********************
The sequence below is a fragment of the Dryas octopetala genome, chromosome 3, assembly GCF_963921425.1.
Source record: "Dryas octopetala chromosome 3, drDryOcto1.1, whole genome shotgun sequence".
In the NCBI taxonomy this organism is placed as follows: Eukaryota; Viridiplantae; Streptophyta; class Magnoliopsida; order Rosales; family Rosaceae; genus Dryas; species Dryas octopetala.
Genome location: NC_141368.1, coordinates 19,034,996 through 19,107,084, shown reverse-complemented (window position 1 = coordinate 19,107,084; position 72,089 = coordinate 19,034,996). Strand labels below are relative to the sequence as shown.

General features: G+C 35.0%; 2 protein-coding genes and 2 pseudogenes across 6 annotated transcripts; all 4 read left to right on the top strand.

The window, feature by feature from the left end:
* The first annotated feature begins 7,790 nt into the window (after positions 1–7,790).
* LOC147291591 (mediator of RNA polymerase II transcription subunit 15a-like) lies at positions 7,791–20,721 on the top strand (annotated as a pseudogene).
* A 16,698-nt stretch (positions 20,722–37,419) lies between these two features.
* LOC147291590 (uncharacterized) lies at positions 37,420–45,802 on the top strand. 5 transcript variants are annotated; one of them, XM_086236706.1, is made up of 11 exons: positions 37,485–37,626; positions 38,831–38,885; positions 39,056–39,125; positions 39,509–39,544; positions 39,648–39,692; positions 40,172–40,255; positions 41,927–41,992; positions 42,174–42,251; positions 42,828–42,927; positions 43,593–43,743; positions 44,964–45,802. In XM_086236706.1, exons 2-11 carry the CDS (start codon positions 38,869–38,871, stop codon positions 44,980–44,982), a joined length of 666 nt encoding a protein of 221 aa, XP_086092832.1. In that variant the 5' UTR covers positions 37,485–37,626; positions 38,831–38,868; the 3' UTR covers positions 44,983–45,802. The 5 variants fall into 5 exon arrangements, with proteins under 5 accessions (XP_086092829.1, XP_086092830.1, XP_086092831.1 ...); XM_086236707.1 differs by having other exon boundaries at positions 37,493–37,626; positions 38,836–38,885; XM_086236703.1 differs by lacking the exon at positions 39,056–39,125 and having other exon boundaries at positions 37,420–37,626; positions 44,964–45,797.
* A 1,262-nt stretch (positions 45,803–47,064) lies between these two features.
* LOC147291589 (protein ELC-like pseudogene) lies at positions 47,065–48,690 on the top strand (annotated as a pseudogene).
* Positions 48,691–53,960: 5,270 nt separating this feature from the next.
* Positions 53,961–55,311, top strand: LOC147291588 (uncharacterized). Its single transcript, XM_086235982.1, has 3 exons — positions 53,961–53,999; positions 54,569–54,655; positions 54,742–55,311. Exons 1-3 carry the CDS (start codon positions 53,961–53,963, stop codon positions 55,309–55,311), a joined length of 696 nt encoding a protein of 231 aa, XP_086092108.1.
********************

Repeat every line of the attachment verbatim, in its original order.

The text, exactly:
The sequence below is a fragment of the Dryas octopetala genome, chromosome 3, assembly GCF_963921425.1.
Source record: "Dryas octopetala chromosome 3, drDryOcto1.1, whole genome shotgun sequence".
In the NCBI taxonomy this organism is placed as follows: Eukaryota; Viridiplantae; Streptophyta; class Magnoliopsida; order Rosales; family Rosaceae; genus Dryas; species Dryas octopetala.
Genome location: NC_141368.1, coordinates 19,034,996 through 19,107,084, shown reverse-complemented (window position 1 = coordinate 19,107,084; position 72,089 = coordinate 19,034,996). Strand labels below are relative to the sequence as shown.

General features: G+C 35.0%; 2 protein-coding genes and 2 pseudogenes across 6 annotated transcripts; all 4 read left to right on the top strand.

The window, feature by feature from the left end:
* The first annotated feature begins 7,790 nt into the window (after positions 1–7,790).
* LOC147291591 (mediator of RNA polymerase II transcription subunit 15a-like) lies at positions 7,791–20,721 on the top strand (annotated as a pseudogene).
* A 16,698-nt stretch (positions 20,722–37,419) lies between these two features.
* LOC147291590 (uncharacterized) lies at positions 37,420–45,802 on the top strand. 5 transcript variants are annotated; one of them, XM_086236706.1, is made up of 11 exons: positions 37,485–37,626; positions 38,831–38,885; positions 39,056–39,125; positions 39,509–39,544; positions 39,648–39,692; positions 40,172–40,255; positions 41,927–41,992; positions 42,174–42,251; positions 42,828–42,927; positions 43,593–43,743; positions 44,964–45,802. In XM_086236706.1, exons 2-11 carry the CDS (start codon positions 38,869–38,871, stop codon positions 44,980–44,982), a joined length of 666 nt encoding a protein of 221 aa, XP_086092832.1. In that variant the 5' UTR covers positions 37,485–37,626; positions 38,831–38,868; the 3' UTR covers positions 44,983–45,802. The 5 variants fall into 5 exon arrangements, with proteins under 5 accessions (XP_086092829.1, XP_086092830.1, XP_086092831.1 ...); XM_086236707.1 differs by having other exon boundaries at positions 37,493–37,626; positions 38,836–38,885; XM_086236703.1 differs by lacking the exon at positions 39,056–39,125 and having other exon boundaries at positions 37,420–37,626; positions 44,964–45,797.
* A 1,262-nt stretch (positions 45,803–47,064) lies between these two features.
* LOC147291589 (protein ELC-like pseudogene) lies at positions 47,065–48,690 on the top strand (annotated as a pseudogene).
* Positions 48,691–53,960: 5,270 nt separating this feature from the next.
* Positions 53,961–55,311, top strand: LOC147291588 (uncharacterized). Its single transcript, XM_086235982.1, has 3 exons — positions 53,961–53,999; positions 54,569–54,655; positions 54,742–55,311. Exons 1-3 carry the CDS (start codon positions 53,961–53,963, stop codon positions 55,309–55,311), a joined length of 696 nt encoding a protein of 231 aa, XP_086092108.1.